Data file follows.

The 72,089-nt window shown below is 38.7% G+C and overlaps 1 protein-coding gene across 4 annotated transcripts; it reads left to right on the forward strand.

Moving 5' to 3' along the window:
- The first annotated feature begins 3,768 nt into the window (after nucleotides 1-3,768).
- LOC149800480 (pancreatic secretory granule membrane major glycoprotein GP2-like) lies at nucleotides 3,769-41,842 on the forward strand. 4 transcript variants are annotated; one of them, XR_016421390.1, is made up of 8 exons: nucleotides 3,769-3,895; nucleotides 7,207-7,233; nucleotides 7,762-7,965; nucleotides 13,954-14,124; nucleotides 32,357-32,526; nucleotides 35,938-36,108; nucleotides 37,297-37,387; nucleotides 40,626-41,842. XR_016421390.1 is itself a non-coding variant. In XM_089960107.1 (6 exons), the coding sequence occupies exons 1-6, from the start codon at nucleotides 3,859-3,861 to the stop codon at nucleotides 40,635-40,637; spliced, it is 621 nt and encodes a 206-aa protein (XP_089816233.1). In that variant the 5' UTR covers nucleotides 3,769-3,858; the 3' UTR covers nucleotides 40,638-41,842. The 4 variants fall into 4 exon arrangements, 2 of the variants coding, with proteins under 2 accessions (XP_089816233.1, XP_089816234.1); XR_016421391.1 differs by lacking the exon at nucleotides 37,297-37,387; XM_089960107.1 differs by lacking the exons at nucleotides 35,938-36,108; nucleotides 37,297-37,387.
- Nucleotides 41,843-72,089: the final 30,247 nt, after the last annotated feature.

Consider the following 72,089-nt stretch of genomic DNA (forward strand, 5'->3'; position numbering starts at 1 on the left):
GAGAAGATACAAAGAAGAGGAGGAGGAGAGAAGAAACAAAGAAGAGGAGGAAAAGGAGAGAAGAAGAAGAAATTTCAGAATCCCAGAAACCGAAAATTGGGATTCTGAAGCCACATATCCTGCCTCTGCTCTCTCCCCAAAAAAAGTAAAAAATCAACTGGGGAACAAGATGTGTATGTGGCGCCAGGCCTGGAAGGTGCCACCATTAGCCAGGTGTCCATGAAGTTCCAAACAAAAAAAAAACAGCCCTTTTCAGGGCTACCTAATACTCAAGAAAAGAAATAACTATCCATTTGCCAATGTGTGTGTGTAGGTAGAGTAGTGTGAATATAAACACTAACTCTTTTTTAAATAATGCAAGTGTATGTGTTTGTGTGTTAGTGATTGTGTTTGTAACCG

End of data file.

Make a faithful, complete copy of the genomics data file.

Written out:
The 72,089-nt window shown below is 38.7% G+C and overlaps 1 protein-coding gene across 4 annotated transcripts; it reads left to right on the forward strand.

Moving 5' to 3' along the window:
- The first annotated feature begins 3,768 nt into the window (after nucleotides 1-3,768).
- LOC149800480 (pancreatic secretory granule membrane major glycoprotein GP2-like) lies at nucleotides 3,769-41,842 on the forward strand. 4 transcript variants are annotated; one of them, XR_016421390.1, is made up of 8 exons: nucleotides 3,769-3,895; nucleotides 7,207-7,233; nucleotides 7,762-7,965; nucleotides 13,954-14,124; nucleotides 32,357-32,526; nucleotides 35,938-36,108; nucleotides 37,297-37,387; nucleotides 40,626-41,842. XR_016421390.1 is itself a non-coding variant. In XM_089960107.1 (6 exons), the coding sequence occupies exons 1-6, from the start codon at nucleotides 3,859-3,861 to the stop codon at nucleotides 40,635-40,637; spliced, it is 621 nt and encodes a 206-aa protein (XP_089816233.1). In that variant the 5' UTR covers nucleotides 3,769-3,858; the 3' UTR covers nucleotides 40,638-41,842. The 4 variants fall into 4 exon arrangements, 2 of the variants coding, with proteins under 2 accessions (XP_089816233.1, XP_089816234.1); XR_016421391.1 differs by lacking the exon at nucleotides 37,297-37,387; XM_089960107.1 differs by lacking the exons at nucleotides 35,938-36,108; nucleotides 37,297-37,387.
- Nucleotides 41,843-72,089: the final 30,247 nt, after the last annotated feature.

Consider the following 72,089-nt stretch of genomic DNA (forward strand, 5'->3'; position numbering starts at 1 on the left):
GAGAAGATACAAAGAAGAGGAGGAGGAGAGAAGAAACAAAGAAGAGGAGGAAAAGGAGAGAAGAAGAAGAAATTTCAGAATCCCAGAAACCGAAAATTGGGATTCTGAAGCCACATATCCTGCCTCTGCTCTCTCCCCAAAAAAAGTAAAAAATCAACTGGGGAACAAGATGTGTATGTGGCGCCAGGCCTGGAAGGTGCCACCATTAGCCAGGTGTCCATGAAGTTCCAAACAAAAAAAAAACAGCCCTTTTCAGGGCTACCTAATACTCAAGAAAAGAAATAACTATCCATTTGCCAATGTGTGTGTGTAGGTAGAGTAGTGTGAATATAAACACTAACTCTTTTTTAAATAATGCAAGTGTATGTGTTTGTGTGTTAGTGATTGTGTTTGTAACCG